Monday, March 15, 2010

>GREED & FEAR: Housing and samba (CLSA)

The Greek bullet has been dodged for a while with a suspiciously easy sale of €5bn worth of 10-
year Greek bonds last week at a yield of 6.25%. So suspiciously easy in the sense that the Greeks are now reportedly rushing to sell another €10bn worth of Greek bonds.

The buyers would seem to be European state related banks adopting a buy and hold strategy. At least that is what is suggested by the apparent lack of trading in the recently sold bonds and by the apparent banning of hedge funds from the sovereign bond sale. GREED & fear has no idea whether implicit promises of government guarantees have been made or not by the most relevant government. But the suspicion lingers. Meanwhile, GREED & fear is convinced that the last has not been heard of Greece’s fiscal problems or those of the related PIIGS. Investors for now should assume continuing weakness of the euro against the US dollar.

Hopes are rising again for the cyclical prospects for the American economy. GREED & fear
refers to the improving capex picture mentioned here last week (see GREED & fear - Temporary fudges, 4 March 2010). Then there are the markets’ hopes for better jobs data next month given the better than expected data announced last week in the context of a weather affected month. Thus, US nonfarm payrolls fell by 36,000 in February, compared with the expected losses of 68,000 jobs (see Figure 2). The consensus is now expecting about 300,000 new jobs generated in March. Finally, US consumer credit rose by US$5bn in January. This is the first such month-on-month gain in twelve months.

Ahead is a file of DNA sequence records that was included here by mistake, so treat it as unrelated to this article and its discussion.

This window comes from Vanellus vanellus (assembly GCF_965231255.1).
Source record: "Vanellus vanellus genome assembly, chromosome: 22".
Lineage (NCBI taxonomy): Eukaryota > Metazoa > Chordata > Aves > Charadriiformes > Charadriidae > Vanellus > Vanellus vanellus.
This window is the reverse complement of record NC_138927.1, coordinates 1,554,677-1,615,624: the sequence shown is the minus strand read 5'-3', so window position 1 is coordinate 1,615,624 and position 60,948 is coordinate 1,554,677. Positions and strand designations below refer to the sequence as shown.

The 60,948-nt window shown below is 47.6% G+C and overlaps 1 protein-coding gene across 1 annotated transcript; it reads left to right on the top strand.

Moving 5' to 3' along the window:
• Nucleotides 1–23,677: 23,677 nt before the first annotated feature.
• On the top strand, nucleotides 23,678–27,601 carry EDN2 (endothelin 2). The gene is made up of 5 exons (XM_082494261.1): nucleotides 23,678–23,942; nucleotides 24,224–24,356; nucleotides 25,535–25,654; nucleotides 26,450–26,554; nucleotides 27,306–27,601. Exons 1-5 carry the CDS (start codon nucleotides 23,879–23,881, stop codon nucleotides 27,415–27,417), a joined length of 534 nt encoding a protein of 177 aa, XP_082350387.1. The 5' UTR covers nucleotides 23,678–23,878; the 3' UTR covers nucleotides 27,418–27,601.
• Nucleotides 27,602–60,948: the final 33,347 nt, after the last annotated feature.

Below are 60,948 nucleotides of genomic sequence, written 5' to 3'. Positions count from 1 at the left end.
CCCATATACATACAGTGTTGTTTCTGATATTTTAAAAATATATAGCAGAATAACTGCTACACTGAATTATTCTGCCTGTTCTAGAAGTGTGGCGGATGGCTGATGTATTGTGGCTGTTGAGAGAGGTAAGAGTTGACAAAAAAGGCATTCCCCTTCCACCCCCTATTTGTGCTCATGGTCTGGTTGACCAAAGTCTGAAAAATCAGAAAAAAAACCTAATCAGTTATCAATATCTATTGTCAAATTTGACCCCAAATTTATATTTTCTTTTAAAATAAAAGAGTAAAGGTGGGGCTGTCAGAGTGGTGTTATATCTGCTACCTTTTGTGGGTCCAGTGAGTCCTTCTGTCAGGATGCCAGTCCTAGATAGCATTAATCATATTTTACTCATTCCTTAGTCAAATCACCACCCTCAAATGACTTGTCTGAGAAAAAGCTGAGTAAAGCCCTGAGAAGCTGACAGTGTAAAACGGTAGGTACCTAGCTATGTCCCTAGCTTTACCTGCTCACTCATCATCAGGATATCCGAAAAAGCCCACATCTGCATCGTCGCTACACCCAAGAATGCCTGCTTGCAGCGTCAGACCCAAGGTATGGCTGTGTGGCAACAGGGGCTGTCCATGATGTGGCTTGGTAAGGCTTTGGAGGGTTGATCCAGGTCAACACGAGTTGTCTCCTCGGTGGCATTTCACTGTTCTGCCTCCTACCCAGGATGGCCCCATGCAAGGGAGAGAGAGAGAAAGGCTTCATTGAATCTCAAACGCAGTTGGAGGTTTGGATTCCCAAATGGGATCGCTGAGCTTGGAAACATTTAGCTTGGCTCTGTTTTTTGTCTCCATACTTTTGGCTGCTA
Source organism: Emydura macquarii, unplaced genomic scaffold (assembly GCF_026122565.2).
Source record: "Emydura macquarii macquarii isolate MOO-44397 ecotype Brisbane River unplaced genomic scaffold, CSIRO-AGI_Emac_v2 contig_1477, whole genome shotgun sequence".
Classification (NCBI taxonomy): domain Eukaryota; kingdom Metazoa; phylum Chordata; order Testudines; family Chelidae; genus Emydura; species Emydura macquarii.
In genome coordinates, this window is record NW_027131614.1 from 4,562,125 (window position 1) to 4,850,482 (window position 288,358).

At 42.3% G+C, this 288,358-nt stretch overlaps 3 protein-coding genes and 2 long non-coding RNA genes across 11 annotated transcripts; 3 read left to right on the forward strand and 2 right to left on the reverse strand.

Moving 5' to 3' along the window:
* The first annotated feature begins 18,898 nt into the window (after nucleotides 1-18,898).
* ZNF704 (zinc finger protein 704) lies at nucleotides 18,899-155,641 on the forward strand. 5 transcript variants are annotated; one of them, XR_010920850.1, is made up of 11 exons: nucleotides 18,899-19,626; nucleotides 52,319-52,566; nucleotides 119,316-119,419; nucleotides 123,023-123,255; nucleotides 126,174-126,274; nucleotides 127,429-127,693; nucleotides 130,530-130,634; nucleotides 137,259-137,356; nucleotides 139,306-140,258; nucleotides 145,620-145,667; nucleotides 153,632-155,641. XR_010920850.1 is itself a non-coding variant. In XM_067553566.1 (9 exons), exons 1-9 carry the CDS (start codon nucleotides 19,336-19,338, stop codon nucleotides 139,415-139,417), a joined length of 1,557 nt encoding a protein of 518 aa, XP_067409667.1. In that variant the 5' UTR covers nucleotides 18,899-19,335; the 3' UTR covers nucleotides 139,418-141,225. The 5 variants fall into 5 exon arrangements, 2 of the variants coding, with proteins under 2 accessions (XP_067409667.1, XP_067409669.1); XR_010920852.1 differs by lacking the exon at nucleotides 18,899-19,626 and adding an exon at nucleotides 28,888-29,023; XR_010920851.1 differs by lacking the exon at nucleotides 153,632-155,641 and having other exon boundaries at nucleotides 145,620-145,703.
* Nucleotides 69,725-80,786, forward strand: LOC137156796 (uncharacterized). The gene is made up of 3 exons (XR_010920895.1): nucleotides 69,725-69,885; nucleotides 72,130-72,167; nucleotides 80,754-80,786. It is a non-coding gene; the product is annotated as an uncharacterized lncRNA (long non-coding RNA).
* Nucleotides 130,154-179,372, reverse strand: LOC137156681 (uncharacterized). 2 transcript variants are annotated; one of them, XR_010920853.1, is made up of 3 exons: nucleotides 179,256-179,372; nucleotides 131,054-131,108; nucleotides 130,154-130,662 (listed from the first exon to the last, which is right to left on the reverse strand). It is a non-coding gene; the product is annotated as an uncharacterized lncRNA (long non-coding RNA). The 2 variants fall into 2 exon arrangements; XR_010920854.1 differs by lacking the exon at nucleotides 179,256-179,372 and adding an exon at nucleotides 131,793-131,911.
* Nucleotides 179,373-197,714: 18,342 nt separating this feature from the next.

If all this indicates improving cyclical prospects, and therefore the potential for a renewed pick up in Fed tightening expectations, GREED & fear would also like to draw attention to the continued fundamental sickness of the all important US housing market; most particularly when federal government support actions are taken out of the equation. The fundamental weakness of housing can be seen in the continuing rising tide of mortgage delinquencies and foreclosures. Thus, US residential mortgages 90 days or more past due rose from 4.38% of all mortgage loans in 3Q09 to a record 5.09% in 4Q09, according to the Mortgage Bankers Association. While foreclosure inventory increased from 4.47% to a record 4.58% of outstanding mortgages over the same period (see Figure 4). The weak state of housing can also be seen in the collapse in the shelter component of the core CPI which captures the falling trend in rents. Thus, the shelter CPI index fell by 0.5% MoM and 0.1% YoY in January (see Figure 5). This is the biggest month-on-month decline in shelter costs since December 1982 and the first year-on-year drop since the data series began in 1953.

To read the full report: GREED & FEAR